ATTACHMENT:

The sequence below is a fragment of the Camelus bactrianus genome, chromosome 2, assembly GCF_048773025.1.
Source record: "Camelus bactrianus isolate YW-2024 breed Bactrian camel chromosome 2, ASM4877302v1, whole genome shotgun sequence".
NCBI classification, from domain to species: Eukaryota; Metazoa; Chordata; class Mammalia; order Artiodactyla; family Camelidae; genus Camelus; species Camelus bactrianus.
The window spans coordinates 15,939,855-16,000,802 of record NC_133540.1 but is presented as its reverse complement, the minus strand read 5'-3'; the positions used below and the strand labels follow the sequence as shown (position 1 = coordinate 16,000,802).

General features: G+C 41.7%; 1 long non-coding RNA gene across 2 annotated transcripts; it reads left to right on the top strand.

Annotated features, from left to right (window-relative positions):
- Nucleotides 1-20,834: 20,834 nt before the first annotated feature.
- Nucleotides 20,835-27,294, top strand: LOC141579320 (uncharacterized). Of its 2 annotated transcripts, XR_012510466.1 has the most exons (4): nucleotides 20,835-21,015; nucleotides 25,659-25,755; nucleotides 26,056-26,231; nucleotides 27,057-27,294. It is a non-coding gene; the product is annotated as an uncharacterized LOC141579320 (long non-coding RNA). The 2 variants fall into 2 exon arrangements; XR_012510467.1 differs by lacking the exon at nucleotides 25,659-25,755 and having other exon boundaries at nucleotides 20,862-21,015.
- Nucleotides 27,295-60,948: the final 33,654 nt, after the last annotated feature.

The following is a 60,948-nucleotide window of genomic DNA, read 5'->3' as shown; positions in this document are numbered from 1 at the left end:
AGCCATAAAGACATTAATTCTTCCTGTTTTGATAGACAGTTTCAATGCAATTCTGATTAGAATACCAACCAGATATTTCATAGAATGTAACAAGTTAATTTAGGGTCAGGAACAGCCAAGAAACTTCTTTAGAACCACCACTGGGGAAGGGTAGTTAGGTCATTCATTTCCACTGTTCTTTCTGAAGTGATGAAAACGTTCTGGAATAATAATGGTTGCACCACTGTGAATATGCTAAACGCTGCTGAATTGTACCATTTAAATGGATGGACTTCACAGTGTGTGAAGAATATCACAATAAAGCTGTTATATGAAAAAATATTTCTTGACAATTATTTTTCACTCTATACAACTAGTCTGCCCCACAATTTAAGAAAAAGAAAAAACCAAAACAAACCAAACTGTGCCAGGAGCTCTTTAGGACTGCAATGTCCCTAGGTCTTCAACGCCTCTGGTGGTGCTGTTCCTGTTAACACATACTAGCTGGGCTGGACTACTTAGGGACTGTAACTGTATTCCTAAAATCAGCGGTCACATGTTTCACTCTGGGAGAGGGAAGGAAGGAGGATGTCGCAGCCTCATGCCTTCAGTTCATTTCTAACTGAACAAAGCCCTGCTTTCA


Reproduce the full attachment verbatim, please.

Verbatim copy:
The sequence below is a fragment of the Camelus bactrianus genome, chromosome 2, assembly GCF_048773025.1.
Source record: "Camelus bactrianus isolate YW-2024 breed Bactrian camel chromosome 2, ASM4877302v1, whole genome shotgun sequence".
NCBI classification, from domain to species: Eukaryota; Metazoa; Chordata; class Mammalia; order Artiodactyla; family Camelidae; genus Camelus; species Camelus bactrianus.
The window spans coordinates 15,939,855-16,000,802 of record NC_133540.1 but is presented as its reverse complement, the minus strand read 5'-3'; the positions used below and the strand labels follow the sequence as shown (position 1 = coordinate 16,000,802).

General features: G+C 41.7%; 1 long non-coding RNA gene across 2 annotated transcripts; it reads left to right on the top strand.

Annotated features, from left to right (window-relative positions):
- Nucleotides 1-20,834: 20,834 nt before the first annotated feature.
- Nucleotides 20,835-27,294, top strand: LOC141579320 (uncharacterized). Of its 2 annotated transcripts, XR_012510466.1 has the most exons (4): nucleotides 20,835-21,015; nucleotides 25,659-25,755; nucleotides 26,056-26,231; nucleotides 27,057-27,294. It is a non-coding gene; the product is annotated as an uncharacterized LOC141579320 (long non-coding RNA). The 2 variants fall into 2 exon arrangements; XR_012510467.1 differs by lacking the exon at nucleotides 25,659-25,755 and having other exon boundaries at nucleotides 20,862-21,015.
- Nucleotides 27,295-60,948: the final 33,654 nt, after the last annotated feature.

The following is a 60,948-nucleotide window of genomic DNA, read 5'->3' as shown; positions in this document are numbered from 1 at the left end:
AGCCATAAAGACATTAATTCTTCCTGTTTTGATAGACAGTTTCAATGCAATTCTGATTAGAATACCAACCAGATATTTCATAGAATGTAACAAGTTAATTTAGGGTCAGGAACAGCCAAGAAACTTCTTTAGAACCACCACTGGGGAAGGGTAGTTAGGTCATTCATTTCCACTGTTCTTTCTGAAGTGATGAAAACGTTCTGGAATAATAATGGTTGCACCACTGTGAATATGCTAAACGCTGCTGAATTGTACCATTTAAATGGATGGACTTCACAGTGTGTGAAGAATATCACAATAAAGCTGTTATATGAAAAAATATTTCTTGACAATTATTTTTCACTCTATACAACTAGTCTGCCCCACAATTTAAGAAAAAGAAAAAACCAAAACAAACCAAACTGTGCCAGGAGCTCTTTAGGACTGCAATGTCCCTAGGTCTTCAACGCCTCTGGTGGTGCTGTTCCTGTTAACACATACTAGCTGGGCTGGACTACTTAGGGACTGTAACTGTATTCCTAAAATCAGCGGTCACATGTTTCACTCTGGGAGAGGGAAGGAAGGAGGATGTCGCAGCCTCATGCCTTCAGTTCATTTCTAACTGAACAAAGCCCTGCTTTCA